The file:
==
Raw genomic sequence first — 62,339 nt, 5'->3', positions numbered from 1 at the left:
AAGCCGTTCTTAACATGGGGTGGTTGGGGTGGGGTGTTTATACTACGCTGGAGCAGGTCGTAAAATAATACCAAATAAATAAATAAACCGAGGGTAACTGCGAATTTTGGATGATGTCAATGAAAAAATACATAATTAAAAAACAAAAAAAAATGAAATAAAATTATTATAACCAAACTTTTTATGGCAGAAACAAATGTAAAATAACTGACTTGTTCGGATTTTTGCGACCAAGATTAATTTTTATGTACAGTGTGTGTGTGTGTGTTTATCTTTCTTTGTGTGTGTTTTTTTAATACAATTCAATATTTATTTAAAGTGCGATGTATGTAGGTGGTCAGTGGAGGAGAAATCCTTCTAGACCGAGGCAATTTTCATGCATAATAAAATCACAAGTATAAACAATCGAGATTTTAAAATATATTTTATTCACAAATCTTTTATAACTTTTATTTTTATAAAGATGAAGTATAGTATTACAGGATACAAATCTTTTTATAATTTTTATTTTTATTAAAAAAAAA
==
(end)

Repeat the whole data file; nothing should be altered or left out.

Raw genomic sequence first — 62,339 nt, 5'->3', positions numbered from 1 at the left:
AAGCCGTTCTTAACATGGGGTGGTTGGGGTGGGGTGTTTATACTACGCTGGAGCAGGTCGTAAAATAATACCAAATAAATAAATAAACCGAGGGTAACTGCGAATTTTGGATGATGTCAATGAAAAAATACATAATTAAAAAACAAAAAAAAATGAAATAAAATTATTATAACCAAACTTTTTATGGCAGAAACAAATGTAAAATAACTGACTTGTTCGGATTTTTGCGACCAAGATTAATTTTTATGTACAGTGTGTGTGTGTGTGTTTATCTTTCTTTGTGTGTGTTTTTTTAATACAATTCAATATTTATTTAAAGTGCGATGTATGTAGGTGGTCAGTGGAGGAGAAATCCTTCTAGACCGAGGCAATTTTCATGCATAATAAAATCACAAGTATAAACAATCGAGATTTTAAAATATATTTTATTCACAAATCTTTTATAACTTTTATTTTTATAAAGATGAAGTATAGTATTACAGGATACAAATCTTTTTATAATTTTTATTTTTATTAAAAAAAAA